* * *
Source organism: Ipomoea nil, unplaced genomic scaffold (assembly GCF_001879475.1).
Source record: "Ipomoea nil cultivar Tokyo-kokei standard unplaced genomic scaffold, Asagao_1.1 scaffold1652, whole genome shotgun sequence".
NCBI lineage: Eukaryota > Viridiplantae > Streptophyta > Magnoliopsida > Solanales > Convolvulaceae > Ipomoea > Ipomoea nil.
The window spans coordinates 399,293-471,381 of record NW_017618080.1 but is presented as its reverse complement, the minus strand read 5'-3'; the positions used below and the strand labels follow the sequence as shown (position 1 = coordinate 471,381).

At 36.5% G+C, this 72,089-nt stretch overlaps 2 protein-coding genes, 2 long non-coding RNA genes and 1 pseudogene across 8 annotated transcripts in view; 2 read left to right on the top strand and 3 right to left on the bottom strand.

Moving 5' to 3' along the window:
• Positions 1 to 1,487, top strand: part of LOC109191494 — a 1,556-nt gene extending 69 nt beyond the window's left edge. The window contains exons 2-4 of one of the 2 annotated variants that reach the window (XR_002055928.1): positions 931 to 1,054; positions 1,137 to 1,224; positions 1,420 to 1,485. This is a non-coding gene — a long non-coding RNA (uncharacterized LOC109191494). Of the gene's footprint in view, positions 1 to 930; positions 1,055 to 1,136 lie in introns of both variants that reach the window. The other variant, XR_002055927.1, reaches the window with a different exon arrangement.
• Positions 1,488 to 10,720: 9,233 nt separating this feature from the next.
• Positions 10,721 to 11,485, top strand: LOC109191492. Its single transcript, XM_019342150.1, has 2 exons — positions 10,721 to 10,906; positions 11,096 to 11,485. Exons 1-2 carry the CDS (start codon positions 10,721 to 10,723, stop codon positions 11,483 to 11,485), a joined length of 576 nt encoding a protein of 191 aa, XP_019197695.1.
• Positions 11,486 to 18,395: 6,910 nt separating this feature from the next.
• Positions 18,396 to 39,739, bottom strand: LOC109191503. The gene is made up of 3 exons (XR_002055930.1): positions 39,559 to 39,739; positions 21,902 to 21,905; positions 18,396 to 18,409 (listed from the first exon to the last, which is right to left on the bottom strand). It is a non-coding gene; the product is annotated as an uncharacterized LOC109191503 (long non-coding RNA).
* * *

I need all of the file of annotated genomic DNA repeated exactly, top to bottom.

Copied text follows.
Source organism: Ipomoea nil, unplaced genomic scaffold (assembly GCF_001879475.1).
Source record: "Ipomoea nil cultivar Tokyo-kokei standard unplaced genomic scaffold, Asagao_1.1 scaffold1652, whole genome shotgun sequence".
NCBI lineage: Eukaryota > Viridiplantae > Streptophyta > Magnoliopsida > Solanales > Convolvulaceae > Ipomoea > Ipomoea nil.
The window spans coordinates 399,293-471,381 of record NW_017618080.1 but is presented as its reverse complement, the minus strand read 5'-3'; the positions used below and the strand labels follow the sequence as shown (position 1 = coordinate 471,381).

At 36.5% G+C, this 72,089-nt stretch overlaps 2 protein-coding genes, 2 long non-coding RNA genes and 1 pseudogene across 8 annotated transcripts in view; 2 read left to right on the top strand and 3 right to left on the bottom strand.

Moving 5' to 3' along the window:
• Positions 1 to 1,487, top strand: part of LOC109191494 — a 1,556-nt gene extending 69 nt beyond the window's left edge. The window contains exons 2-4 of one of the 2 annotated variants that reach the window (XR_002055928.1): positions 931 to 1,054; positions 1,137 to 1,224; positions 1,420 to 1,485. This is a non-coding gene — a long non-coding RNA (uncharacterized LOC109191494). Of the gene's footprint in view, positions 1 to 930; positions 1,055 to 1,136 lie in introns of both variants that reach the window. The other variant, XR_002055927.1, reaches the window with a different exon arrangement.
• Positions 1,488 to 10,720: 9,233 nt separating this feature from the next.
• Positions 10,721 to 11,485, top strand: LOC109191492. Its single transcript, XM_019342150.1, has 2 exons — positions 10,721 to 10,906; positions 11,096 to 11,485. Exons 1-2 carry the CDS (start codon positions 10,721 to 10,723, stop codon positions 11,483 to 11,485), a joined length of 576 nt encoding a protein of 191 aa, XP_019197695.1.
• Positions 11,486 to 18,395: 6,910 nt separating this feature from the next.
• Positions 18,396 to 39,739, bottom strand: LOC109191503. The gene is made up of 3 exons (XR_002055930.1): positions 39,559 to 39,739; positions 21,902 to 21,905; positions 18,396 to 18,409 (listed from the first exon to the last, which is right to left on the bottom strand). It is a non-coding gene; the product is annotated as an uncharacterized LOC109191503 (long non-coding RNA).